The question mark that accompanies the subtitle of author Padgett Powell's new book, The Interrogative Mood: A Novel? might seem flippant. But Powell's book earns that bit of punctuation. The Interrogative Mood is composed entirely of questions. Some of them are laugh out loud funny, some designed to provoke memories of long gone times, some leave you pondering the meaning of life. But is it really a novel?
We can deduce, by some of the questions he asks, that the book's narrator, or perhaps its interrogator, is a man of someone of a certain age: "Do you miss Tab and do you fully understand its disappearance?" he asks.
He's nostalgic about the past, or at least about a soda that has long since peaked in popularity. What else can we deduce? One guesses he's not entirely pleased with the way things are in the present. Some of his questions are not meant to be discussed in polite company. He has a wicked sense of humor. But this funny guy of a certain age also seems to be contemplating his own mortality: "Do you want something said of you, or nothing said of you, when you go?"
He can make you smile one second and send you into a private reverie a moment later: "Have you done any mountain climbing? Would you eat a monkey? What broke your heart?"
Who exactly is this man of many questions?
The author himself answers, "Well let me use some of my rich French: C'est moi. Why be coy about it? That's me."
Powell is both the author of this book and its only character. And he says he never really thought of this book as a novel. He began writing it in response to some e-mails he got at the University of Florida, where he teaches. These e-mails posed of series of questions which annoyed Powell, so he decided to respond in kind.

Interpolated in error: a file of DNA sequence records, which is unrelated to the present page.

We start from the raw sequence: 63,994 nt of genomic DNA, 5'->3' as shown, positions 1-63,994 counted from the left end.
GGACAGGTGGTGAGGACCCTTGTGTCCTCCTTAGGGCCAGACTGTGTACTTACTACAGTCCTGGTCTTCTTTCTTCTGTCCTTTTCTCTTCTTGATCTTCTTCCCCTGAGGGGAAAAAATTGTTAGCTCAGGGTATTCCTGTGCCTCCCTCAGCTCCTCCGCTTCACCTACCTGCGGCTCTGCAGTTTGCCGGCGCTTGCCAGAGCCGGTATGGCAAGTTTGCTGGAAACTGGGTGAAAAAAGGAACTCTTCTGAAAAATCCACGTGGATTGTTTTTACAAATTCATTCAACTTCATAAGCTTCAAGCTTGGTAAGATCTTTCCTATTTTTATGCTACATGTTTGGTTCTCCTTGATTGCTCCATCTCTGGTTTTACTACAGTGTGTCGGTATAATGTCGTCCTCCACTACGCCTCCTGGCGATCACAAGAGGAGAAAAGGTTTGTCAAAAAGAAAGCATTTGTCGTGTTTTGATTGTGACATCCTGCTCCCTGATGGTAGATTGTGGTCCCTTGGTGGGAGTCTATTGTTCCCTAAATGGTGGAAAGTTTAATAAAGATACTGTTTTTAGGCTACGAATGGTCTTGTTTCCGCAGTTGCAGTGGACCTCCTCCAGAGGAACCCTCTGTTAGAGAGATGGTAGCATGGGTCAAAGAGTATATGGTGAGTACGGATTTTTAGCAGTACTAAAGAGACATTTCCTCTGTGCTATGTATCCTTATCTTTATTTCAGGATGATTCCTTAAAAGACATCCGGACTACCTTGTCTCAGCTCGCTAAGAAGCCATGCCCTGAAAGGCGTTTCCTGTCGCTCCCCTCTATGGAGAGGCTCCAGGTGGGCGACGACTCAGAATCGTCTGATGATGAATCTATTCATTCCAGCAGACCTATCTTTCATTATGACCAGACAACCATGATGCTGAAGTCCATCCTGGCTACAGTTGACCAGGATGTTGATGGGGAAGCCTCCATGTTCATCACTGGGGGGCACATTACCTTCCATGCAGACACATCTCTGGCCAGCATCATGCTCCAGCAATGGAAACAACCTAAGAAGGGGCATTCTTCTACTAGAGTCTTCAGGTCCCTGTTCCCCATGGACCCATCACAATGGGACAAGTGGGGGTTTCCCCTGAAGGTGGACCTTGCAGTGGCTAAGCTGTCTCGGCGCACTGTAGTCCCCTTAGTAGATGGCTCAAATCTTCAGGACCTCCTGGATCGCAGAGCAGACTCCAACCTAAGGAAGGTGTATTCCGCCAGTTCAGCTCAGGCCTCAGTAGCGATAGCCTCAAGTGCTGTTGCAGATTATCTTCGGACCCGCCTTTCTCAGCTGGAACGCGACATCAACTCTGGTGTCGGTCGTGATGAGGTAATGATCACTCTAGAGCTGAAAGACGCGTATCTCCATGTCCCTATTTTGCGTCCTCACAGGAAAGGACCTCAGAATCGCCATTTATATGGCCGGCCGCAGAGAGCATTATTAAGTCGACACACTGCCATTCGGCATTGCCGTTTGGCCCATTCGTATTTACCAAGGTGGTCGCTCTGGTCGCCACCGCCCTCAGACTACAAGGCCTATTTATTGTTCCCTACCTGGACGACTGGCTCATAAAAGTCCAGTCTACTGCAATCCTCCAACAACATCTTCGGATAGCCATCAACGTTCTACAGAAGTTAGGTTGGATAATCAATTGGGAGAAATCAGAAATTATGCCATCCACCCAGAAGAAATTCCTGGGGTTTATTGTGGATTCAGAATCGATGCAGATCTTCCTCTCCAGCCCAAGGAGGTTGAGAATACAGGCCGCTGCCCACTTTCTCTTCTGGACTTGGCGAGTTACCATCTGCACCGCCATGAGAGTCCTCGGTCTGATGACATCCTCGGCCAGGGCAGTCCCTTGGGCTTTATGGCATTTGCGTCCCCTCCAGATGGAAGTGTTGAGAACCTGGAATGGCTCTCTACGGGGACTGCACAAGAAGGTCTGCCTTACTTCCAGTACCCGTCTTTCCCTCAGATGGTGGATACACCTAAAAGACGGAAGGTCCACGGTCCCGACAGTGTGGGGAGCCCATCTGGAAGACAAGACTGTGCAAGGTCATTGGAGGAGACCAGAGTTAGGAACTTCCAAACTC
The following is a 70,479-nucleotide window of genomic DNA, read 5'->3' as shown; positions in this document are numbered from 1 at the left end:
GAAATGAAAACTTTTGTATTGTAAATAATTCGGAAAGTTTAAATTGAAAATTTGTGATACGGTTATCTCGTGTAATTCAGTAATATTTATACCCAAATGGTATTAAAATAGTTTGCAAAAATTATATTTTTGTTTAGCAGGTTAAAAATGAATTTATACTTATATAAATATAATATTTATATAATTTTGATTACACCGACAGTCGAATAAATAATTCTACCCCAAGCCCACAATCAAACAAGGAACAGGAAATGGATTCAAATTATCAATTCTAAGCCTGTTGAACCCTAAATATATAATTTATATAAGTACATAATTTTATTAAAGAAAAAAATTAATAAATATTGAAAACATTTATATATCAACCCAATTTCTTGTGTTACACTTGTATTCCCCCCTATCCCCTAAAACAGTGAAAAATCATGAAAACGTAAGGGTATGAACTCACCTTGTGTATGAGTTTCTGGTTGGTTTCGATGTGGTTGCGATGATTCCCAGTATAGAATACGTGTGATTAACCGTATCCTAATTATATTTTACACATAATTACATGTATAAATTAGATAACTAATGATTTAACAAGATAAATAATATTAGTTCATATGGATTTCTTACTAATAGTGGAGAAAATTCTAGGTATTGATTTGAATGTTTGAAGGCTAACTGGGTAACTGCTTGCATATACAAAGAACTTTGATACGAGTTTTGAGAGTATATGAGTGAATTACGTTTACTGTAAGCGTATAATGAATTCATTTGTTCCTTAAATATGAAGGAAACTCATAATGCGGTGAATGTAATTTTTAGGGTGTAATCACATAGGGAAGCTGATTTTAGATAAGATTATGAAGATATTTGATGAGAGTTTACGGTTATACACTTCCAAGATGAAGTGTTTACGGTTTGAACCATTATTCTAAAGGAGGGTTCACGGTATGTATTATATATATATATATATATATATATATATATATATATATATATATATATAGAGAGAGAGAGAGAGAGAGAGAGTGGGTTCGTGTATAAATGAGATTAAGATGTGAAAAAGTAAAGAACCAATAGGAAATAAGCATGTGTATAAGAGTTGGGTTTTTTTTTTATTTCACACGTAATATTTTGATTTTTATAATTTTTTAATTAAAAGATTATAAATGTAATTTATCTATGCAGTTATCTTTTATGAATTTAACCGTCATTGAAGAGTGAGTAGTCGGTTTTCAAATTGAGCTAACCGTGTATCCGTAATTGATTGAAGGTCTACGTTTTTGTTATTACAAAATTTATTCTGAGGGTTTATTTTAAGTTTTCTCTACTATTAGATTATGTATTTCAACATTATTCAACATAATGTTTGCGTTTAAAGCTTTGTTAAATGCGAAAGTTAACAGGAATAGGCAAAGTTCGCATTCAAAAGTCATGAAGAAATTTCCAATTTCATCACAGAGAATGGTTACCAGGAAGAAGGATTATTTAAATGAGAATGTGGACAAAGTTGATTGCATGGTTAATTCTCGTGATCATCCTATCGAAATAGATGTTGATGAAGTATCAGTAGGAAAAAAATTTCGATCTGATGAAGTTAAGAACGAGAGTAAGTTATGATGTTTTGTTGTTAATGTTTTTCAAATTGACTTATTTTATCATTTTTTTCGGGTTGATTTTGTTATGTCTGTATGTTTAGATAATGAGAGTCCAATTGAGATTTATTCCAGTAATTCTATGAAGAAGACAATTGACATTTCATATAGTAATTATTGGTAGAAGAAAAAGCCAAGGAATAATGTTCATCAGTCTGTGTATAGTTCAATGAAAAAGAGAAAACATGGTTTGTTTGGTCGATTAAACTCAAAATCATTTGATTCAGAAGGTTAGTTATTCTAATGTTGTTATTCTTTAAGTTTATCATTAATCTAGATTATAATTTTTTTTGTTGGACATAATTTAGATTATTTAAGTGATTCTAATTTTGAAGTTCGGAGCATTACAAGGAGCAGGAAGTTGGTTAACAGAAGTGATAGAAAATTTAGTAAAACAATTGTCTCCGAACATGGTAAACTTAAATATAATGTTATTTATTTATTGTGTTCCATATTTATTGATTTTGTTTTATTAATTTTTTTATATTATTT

"I sat down and wrote, 'Are your emotions pure? Are they the stuff of heroes or the alloyed mess of the beaten? How do you stand in relation to the potato?' And it was a lot of fun and I kept going and woke up at some point in some horror that I had about 142 pages of this," he says.
Powell was hailed as literary genius when his first novel, Edisto, was published in 1984. Since then, he's written half a dozen novels and collections of stories, but he says that traditional fiction no longer interests him. So there is no real narrative structure in The Interrogative Mood. Powell's love of language and the nature of his obsessions carry the book, and are revealed through the questions themselves and through his odd juxtaposition of whimsical wonderings and more profound ponderings.
"There's lightness and there's gravitas and they're coming in cycles and in rhythms," Powell says. "Those things are constituting a kind of substitute for narrative in the squarer sense of that word."
At first the book seems like a quick, breezy read. But then Powell's narrator will pose a particularly intriguing string of questions: "Do you regard yourself as redeemed, redeemable or irretrievably lost? Do you find that the flavor butter pecan, as in butter pecan ice cream, sounds better than it tastes? What is the loudest noise you have ever heard?"
Suddenly, Powell's questions can insist on being answered. The interior dialogue that results can be surprising, and demanding.
Novelist Rick Moody reviewed The Interrogative Mood for bookforum.com. Faced with its premise, he says he was puzzled.
"I confess that upon opening it I did think, 'Is there any possible way that a meat and potatoes reader is going to be able to get through this book?'"
But Moody says as soon as he started reading the book, his fears that it would be too forbidding vanished.
"First and foremost, its hilarious," Moody says. "But it's also great that as in all Padgett's work, what's funny, and what's deeply moving and deeply sad, are cheek by jowl. So the second you find yourself chuckling and going 'Oh that's a good one.' Then the next question is some lacerating bit of self engagement that really makes the whole thing lift off the page, for me. And that's how you make the emotions stick in fiction is to have them all mix together like that."
Moody says it doesn't matter whether you call Powell's book a novel or not — that's just a way to sell the book. Instead he calls it "a bit of a masterpiece". As for Powell, he says he's been amazed by some of the reactions to his book of questions.
After an early excerpt of the book appeared in The Paris Review, Powell says, a man sent him an email, "Saying that he read the excerpt to his new girlfriend and had her answer all the questions. And he wanted to thank me because he thinks he knows her a lot better now. And I thought, 'What have I done? What have I got here?'">
Just a couple more questions to contemplate.